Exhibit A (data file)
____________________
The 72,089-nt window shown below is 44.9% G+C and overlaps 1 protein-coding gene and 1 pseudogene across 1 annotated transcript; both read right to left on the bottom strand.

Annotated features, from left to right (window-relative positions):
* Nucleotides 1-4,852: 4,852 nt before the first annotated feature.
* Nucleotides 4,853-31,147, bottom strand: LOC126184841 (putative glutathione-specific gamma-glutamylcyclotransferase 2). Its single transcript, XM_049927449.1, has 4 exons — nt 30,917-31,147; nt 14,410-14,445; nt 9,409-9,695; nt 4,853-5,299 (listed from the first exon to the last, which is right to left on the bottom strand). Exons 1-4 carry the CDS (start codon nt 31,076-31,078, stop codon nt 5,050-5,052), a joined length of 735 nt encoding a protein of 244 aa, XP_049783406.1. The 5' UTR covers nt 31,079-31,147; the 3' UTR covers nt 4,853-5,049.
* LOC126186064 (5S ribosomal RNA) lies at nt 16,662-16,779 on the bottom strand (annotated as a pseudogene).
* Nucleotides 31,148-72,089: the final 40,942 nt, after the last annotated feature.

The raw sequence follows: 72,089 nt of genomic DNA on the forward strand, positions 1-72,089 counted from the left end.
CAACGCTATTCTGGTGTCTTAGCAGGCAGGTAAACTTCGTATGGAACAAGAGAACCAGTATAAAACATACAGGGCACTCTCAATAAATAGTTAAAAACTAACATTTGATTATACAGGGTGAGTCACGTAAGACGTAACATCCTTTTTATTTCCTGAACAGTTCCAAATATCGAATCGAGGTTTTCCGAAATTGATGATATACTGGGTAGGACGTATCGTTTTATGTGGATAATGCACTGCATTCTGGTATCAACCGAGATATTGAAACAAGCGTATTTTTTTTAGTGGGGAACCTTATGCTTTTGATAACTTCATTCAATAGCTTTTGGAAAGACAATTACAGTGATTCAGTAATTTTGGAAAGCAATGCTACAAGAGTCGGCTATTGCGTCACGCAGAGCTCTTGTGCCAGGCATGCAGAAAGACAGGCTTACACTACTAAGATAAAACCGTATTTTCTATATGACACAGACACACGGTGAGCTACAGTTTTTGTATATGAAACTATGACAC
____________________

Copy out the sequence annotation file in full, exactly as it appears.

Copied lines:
The 72,089-nt window shown below is 44.9% G+C and overlaps 1 protein-coding gene and 1 pseudogene across 1 annotated transcript; both read right to left on the bottom strand.

Annotated features, from left to right (window-relative positions):
* Nucleotides 1-4,852: 4,852 nt before the first annotated feature.
* Nucleotides 4,853-31,147, bottom strand: LOC126184841 (putative glutathione-specific gamma-glutamylcyclotransferase 2). Its single transcript, XM_049927449.1, has 4 exons — nt 30,917-31,147; nt 14,410-14,445; nt 9,409-9,695; nt 4,853-5,299 (listed from the first exon to the last, which is right to left on the bottom strand). Exons 1-4 carry the CDS (start codon nt 31,076-31,078, stop codon nt 5,050-5,052), a joined length of 735 nt encoding a protein of 244 aa, XP_049783406.1. The 5' UTR covers nt 31,079-31,147; the 3' UTR covers nt 4,853-5,049.
* LOC126186064 (5S ribosomal RNA) lies at nt 16,662-16,779 on the bottom strand (annotated as a pseudogene).
* Nucleotides 31,148-72,089: the final 40,942 nt, after the last annotated feature.

The raw sequence follows: 72,089 nt of genomic DNA on the forward strand, positions 1-72,089 counted from the left end.
CAACGCTATTCTGGTGTCTTAGCAGGCAGGTAAACTTCGTATGGAACAAGAGAACCAGTATAAAACATACAGGGCACTCTCAATAAATAGTTAAAAACTAACATTTGATTATACAGGGTGAGTCACGTAAGACGTAACATCCTTTTTATTTCCTGAACAGTTCCAAATATCGAATCGAGGTTTTCCGAAATTGATGATATACTGGGTAGGACGTATCGTTTTATGTGGATAATGCACTGCATTCTGGTATCAACCGAGATATTGAAACAAGCGTATTTTTTTTAGTGGGGAACCTTATGCTTTTGATAACTTCATTCAATAGCTTTTGGAAAGACAATTACAGTGATTCAGTAATTTTGGAAAGCAATGCTACAAGAGTCGGCTATTGCGTCACGCAGAGCTCTTGTGCCAGGCATGCAGAAAGACAGGCTTACACTACTAAGATAAAACCGTATTTTCTATATGACACAGACACACGGTGAGCTACAGTTTTTGTATATGAAACTATGACAC